Now don't think that Sabol can't talk well. He can. The voice is strong and unmistakably Sabol. He sounds 90 percent of the time precisely like the voice of NFL Films that you have all grown to know and respect so much. But there are times, when he gets tired or emotional or spent, when his speech is garbled. He sounded great to me in our 45 minutes together, but he said two or three times, "You should have heard me yesterday. Almost perfect.''

At one point during our talk, Mike Mayock walked into the office and the two men hugged the way Sabol had hugged me. Years ago, Sabol urged him to move from commercial real estate, a job that made Mayock unhappy, to analyzing football, which made him deliriously happy. Now Mayock reminded him, and Sabol sat down at the chair behind his desk, and the garbled words came in droves. Too emotional.

What I found most amazing about Sabol is his desire to talk about everything. I mean, anything I wanted to bring up, he welcomed. He's undergoing chemotherapy and radiation at a Philadelphia hospital to try to shrink the very dangerous tumor in his brain.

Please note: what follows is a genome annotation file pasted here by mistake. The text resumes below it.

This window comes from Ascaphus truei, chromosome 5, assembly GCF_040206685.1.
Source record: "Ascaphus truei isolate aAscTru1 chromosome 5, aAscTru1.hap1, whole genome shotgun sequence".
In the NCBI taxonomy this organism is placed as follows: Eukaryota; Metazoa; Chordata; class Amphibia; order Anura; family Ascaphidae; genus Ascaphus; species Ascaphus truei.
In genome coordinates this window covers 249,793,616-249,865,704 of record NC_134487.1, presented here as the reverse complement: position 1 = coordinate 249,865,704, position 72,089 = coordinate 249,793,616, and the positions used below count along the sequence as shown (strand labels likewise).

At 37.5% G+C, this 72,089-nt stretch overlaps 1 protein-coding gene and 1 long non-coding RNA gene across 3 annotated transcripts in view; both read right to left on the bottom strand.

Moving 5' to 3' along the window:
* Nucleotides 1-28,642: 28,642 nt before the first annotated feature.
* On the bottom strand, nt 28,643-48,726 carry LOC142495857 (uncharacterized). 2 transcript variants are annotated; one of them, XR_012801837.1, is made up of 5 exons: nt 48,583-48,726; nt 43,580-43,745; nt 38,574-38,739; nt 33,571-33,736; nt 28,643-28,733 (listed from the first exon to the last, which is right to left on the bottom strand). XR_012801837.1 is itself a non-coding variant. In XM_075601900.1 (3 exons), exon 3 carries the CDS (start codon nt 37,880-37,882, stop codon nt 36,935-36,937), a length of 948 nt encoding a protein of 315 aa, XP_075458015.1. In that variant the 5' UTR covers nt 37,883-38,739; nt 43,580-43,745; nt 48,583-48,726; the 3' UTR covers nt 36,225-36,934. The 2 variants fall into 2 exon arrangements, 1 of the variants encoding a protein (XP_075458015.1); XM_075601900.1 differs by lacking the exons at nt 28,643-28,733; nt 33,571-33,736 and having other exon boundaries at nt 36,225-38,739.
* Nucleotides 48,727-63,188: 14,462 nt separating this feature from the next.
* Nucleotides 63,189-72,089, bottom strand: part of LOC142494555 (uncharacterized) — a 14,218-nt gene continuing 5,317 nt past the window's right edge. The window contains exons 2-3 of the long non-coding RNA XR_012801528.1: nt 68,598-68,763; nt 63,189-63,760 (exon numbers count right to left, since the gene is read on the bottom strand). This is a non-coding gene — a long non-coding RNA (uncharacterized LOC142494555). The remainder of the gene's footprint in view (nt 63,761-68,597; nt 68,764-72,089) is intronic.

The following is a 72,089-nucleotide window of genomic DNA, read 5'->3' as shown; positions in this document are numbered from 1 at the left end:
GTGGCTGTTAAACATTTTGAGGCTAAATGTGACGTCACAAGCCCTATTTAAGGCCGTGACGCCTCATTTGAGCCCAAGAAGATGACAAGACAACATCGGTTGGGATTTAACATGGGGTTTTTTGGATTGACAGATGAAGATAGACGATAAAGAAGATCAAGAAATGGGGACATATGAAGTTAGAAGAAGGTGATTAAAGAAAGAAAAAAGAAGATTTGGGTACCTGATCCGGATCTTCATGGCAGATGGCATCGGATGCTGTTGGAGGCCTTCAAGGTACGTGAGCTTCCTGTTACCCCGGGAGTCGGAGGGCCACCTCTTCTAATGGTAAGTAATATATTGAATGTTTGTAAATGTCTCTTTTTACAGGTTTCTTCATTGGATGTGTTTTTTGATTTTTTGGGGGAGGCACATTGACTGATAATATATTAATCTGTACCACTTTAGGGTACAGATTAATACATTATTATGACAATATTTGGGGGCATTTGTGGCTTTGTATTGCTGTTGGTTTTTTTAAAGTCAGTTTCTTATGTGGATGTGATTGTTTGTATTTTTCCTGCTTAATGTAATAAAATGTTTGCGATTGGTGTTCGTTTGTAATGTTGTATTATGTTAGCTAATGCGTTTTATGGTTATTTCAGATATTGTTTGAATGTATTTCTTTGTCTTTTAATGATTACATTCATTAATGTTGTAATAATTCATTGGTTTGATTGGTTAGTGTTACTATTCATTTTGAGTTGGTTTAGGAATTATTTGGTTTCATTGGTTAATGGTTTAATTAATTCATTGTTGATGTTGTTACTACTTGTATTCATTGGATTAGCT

"I've got to ask you something morbid,'' I said.

"Good!'' he said. "Ask me anything!''

"What's the prognosis?'' I said. "Are you going to make it?''

"I don't know,'' he said. "I haven't asked. I don't want to know.''

But he did tell one of his doctors he had to make it until August, when the Pro Football Hall of Fame will induct his father, Ed, the founder of NFL Films. "You'll make it,'' the doc said. Talk about buoying Steve Sabol's spirits.

Steve Sabol was overcome with emotion when it was announced his father, Ed, was elected to the Pro Football Hall of Fame.
Steve Sabol was overcome with emotion when it was announced his father, Ed, was elected to the Pro Football Hall of Fame.
US Presswire

Steve Sabol's always been a great storyteller, obviously. And when he got the news about the tumor, and realized he'd had a serious seizure last month, the storyteller in him began to percolate. His dad had been elected to the Hall of Fame in February; for son Steve, who took over the family business and made it even greater, it was a life highlight.

And now that's what he wanted to talk about. The story.